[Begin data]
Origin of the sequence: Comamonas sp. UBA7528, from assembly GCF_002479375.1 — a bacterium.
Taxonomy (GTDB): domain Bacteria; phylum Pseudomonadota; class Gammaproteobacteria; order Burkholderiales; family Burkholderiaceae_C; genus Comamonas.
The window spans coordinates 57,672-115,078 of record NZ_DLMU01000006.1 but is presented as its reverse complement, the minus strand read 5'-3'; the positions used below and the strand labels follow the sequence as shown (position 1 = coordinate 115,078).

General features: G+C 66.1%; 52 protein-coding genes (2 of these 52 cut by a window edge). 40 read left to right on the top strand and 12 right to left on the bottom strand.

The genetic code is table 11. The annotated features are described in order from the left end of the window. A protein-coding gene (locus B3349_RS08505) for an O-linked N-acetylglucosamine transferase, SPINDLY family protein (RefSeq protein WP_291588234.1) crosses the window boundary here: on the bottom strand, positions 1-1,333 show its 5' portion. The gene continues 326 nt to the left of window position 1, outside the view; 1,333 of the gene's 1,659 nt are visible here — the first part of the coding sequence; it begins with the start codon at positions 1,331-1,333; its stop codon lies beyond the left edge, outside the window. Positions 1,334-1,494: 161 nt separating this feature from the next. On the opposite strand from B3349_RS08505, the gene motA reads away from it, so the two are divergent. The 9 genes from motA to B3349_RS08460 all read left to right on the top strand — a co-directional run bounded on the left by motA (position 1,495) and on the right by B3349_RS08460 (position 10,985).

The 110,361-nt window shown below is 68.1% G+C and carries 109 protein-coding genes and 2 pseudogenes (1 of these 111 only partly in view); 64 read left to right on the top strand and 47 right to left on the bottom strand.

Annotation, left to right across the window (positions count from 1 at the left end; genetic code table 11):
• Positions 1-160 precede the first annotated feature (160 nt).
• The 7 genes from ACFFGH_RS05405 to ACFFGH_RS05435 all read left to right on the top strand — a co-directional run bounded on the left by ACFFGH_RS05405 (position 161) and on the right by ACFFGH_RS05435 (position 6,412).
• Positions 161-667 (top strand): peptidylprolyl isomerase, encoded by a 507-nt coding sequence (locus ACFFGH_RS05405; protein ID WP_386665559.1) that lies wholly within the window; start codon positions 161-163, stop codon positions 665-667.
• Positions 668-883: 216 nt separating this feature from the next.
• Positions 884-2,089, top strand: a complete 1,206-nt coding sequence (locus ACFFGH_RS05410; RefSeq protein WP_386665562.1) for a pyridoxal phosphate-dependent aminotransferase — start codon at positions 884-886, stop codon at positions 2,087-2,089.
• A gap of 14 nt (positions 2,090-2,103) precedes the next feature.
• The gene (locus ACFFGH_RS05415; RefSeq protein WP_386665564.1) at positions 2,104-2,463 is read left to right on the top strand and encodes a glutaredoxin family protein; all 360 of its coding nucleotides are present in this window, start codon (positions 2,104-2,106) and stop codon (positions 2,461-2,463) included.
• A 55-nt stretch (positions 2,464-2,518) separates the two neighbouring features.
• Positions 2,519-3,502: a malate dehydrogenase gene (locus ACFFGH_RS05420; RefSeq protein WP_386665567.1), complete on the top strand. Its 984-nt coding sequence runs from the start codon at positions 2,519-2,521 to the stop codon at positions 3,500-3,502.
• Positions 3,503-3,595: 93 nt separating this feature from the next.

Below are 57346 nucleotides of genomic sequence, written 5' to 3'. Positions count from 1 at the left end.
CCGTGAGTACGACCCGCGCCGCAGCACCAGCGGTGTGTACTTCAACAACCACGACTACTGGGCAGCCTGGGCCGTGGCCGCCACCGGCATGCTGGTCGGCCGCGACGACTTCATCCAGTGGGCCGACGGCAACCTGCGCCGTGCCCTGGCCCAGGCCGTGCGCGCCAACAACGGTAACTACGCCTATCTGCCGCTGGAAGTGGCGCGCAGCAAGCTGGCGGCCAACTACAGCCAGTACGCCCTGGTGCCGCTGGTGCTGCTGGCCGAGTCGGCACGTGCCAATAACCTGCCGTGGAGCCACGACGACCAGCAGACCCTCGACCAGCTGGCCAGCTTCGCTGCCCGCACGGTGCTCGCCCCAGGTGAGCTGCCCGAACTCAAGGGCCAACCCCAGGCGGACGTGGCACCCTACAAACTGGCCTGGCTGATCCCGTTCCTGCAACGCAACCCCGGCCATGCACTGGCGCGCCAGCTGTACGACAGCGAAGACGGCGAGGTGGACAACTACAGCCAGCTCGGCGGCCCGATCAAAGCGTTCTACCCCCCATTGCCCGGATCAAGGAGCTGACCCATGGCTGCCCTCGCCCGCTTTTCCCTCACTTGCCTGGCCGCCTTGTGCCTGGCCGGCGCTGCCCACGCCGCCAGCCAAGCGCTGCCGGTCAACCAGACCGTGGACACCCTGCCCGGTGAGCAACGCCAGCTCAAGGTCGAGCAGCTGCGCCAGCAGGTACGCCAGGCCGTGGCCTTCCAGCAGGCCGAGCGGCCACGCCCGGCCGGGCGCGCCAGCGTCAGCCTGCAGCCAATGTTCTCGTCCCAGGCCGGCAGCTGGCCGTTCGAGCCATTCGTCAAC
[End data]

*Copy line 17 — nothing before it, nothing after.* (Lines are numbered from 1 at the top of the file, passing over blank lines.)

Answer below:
• Positions 3,503-3,595: 93 nt separating this feature from the next.